# Back Propagation¶

In this section, we will use a fully connected neural network shown as below.

We will use the following notation to help us demonstrate the process. In the following, by default we will have

\(x_i\) is the input of the neural network. There are two inputs in our examples which are \(x_1=0.25, x_2=0.65\) and the bias \(x_0=0.30\).

\(h_i^{(j)}\) are the data in \(i\)-th node of \(j\)-th layer. Then the weights that \(j\)-th layer use to multiply with its input is denoted by \(w_{pq}^{j}\) where \(q\) is the \(q\)-th node of \(j\)-th layer, and \(p\) is the node in \((j-1)\)-th layer. For example, the weight between \(x_1\) and \(h_1^{(1)}\) are denoted by \(w^{1}_{11}\). In addition, we use \(b_j\) to denote the bias in \(j\)-th layer. We assume that we have \(w^{1}_{11}=0.20, w^{1}_{12}=0.25, w^{1}_{21}=0.30, w^{1}_{22}=0.35, b_{1}=0.40\) and \(w^{2}_{11}=0.50, w^{2}_{12}=0.55, w^{2}_{21}=0.60, w^{2}_{22}=0.65\). In our case, there is only one bias in the hidden layer \(h_0^{(1)}\) and we set it to be \(h_0^{(1)}=0.20\)

\(y_i\) is the \(i\)-th predicted output, and \(y_i\) is the corresponding ground truth. In our case, we have \(\hat{y_1}=0.99\) and \(\hat{y_2}=0.01\).

In this example, we will use mean square error, i.e. \(l=\frac{1}{2}\sum_{i=1}^{2}(y_i-\hat{y_i})^2\). We will use stochastic gradient descent (SGD) to optimize our weights, and in our optimizer, the learning rate \(\lambda\) is set to be \(0.1\). We will use ReLu activation layer after every layer.

With these parameters, we can perform the first forward pass:

Then after the relu activation these values remained since they are all positive, then

Then after the relu activation these values remained since they are all positive.

Then we can compute the loss with this iteration, \(l=\frac{1}{2}\sum_{i=1}^{2}(y_i-\hat{y_i})^2=\frac{1}{2}(0.8265-0.99)^2+(0.88325-0.01)^2=0.39465\). Then the gradient will be

After this, we want to compute the derivative of the loss with regards to the weight and bias in the output layer. We have

Then the gradient that we will pass to the previous layer, i.e. \(\frac{\partial l}{\partial h^{(1)}_{ij}}\) can be computed as below:

\(\frac{\partial l}{\partial h^{(1)}_{1}}=\frac{\partial l}{\partial y_1}\frac{\partial y_1}{\partial h^{(1)}_{1}} + \frac{\partial l}{\partial y_2}\frac{\partial y_2}{\partial h^{(1)}_{1}}=-0.1635 * w^2_{11} + 0.87325 * w^2_{12}=-0.1635 * 0.50 + 0.87325 * 0.55 =0.3985375\)

\(\frac{\partial l}{\partial h^{(1)}_{2}}=\frac{\partial l}{\partial y_1}\frac{\partial y_1}{\partial h^{(1)}_{2}} + \frac{\partial l}{\partial y_2}\frac{\partial y_2}{\partial h^{(1)}_{2}}=-0.1635 * w^2_{21} + 0.87325 * w^2_{22}=-0.1635 * 0.60 + 0.87325 * 0.65 =0.4695125\)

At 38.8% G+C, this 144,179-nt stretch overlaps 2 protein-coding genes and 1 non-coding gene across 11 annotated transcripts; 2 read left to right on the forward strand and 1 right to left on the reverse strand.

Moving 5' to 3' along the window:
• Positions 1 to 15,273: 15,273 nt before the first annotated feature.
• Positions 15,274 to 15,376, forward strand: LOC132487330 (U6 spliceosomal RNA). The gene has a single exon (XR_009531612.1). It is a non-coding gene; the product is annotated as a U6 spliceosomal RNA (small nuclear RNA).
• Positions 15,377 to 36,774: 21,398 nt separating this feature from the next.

With these derivatives, we can update the weight and bias in the output layer, here we will use the learning rate \(\lambda = 0.1\). Then

Until now, we have successfully updated the value in the output layer, and afterwards, we will need to iteratively update the value in previous layers. Before working on the iterative process, in order to make the computation clean, we will use the matrix format. Here we already have the gradient that the output layer passed to hidden layer denoted by \(\nabla_2 = [\frac{\partial l}{\partial h^{(1)}_{1}}, \frac{\partial l}{\partial h^{(1)}_{2}}]=[0.3985375, 0.4695125]\). Then

\(\frac{\partial l}{\partial w_{ij}^{1}}=\frac{\partial l}{\partial h^{1}_{j}}\frac{\partial h^{1}_{j}}{\partial w_{ij}^{1}}\). Thus we will have

Then for the bias, we have \(\frac{\partial l}{\partial x_0}=\frac{\partial l}{\partial h_j}\). Therefore \([\frac{\partial l}{\partial x_{01}},\frac{\partial l}{\partial x_{02}}]=[0.3985375, 0.4695125]\).

With these parameters, we can update the parameters in the hidden layer.

Until now, we have successfully computed a forward pass, a backward pass and updated all the parameters in the neural network. With the same procedure, we can compute the new loss \(l=0.2384542802724947\). If the new loss is still unsatifactory, we can repeat the process again and again to lower the loss until it is satifactory.

The process can be easily implemented in Tinynet with the following code snippets.

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from tinynet.layers import Linear, ReLu
from tinynet.losses import mse_loss
from tinynet.net import Sequential
from tinynet.optims import SGDOptimizer
import numpy as np
import tinynet
tinynet.utilities.logger.VERBOSE = 3
x = np.array([0.25, 0.65]).reshape(1, 2)
y = np.array([0.99, 0.01]).reshape(1, 2)
print(x.shape)
print(y.shape)
fc_1 = Linear('fc_1', 2, 2)
fc_2 = Linear('fc_2', 2, 2)
relu = ReLu('relu_1')
fc_1.weight = np.array([0.20, 0.25, 0.30, 0.35]).reshape(2, 2)
fc_1.bias = np.array([0.30, 0.30])
fc_1._rebuild_params()
fc_2.weight = np.array([0.50, 0.55, 0.60, 0.65]).reshape(2, 2)
fc_2.bias = np.array([0.20, 0.20])
fc_2._rebuild_params()
print(fc_2.weight.tensor)
model = Sequential([fc_1, relu, fc_2])
optimizer = SGDOptimizer(0.1)
model.summary()
epoch = 1
for epoch in range(epoch):
y_predicted = model.forward(x)
loss, loss_gradient = mse_loss(y_predicted, y)
print('>>>>')
print(loss)
print(loss_gradient)
print('<<<<')
model.backward(loss_gradient)
model.update(optimizer)
``` |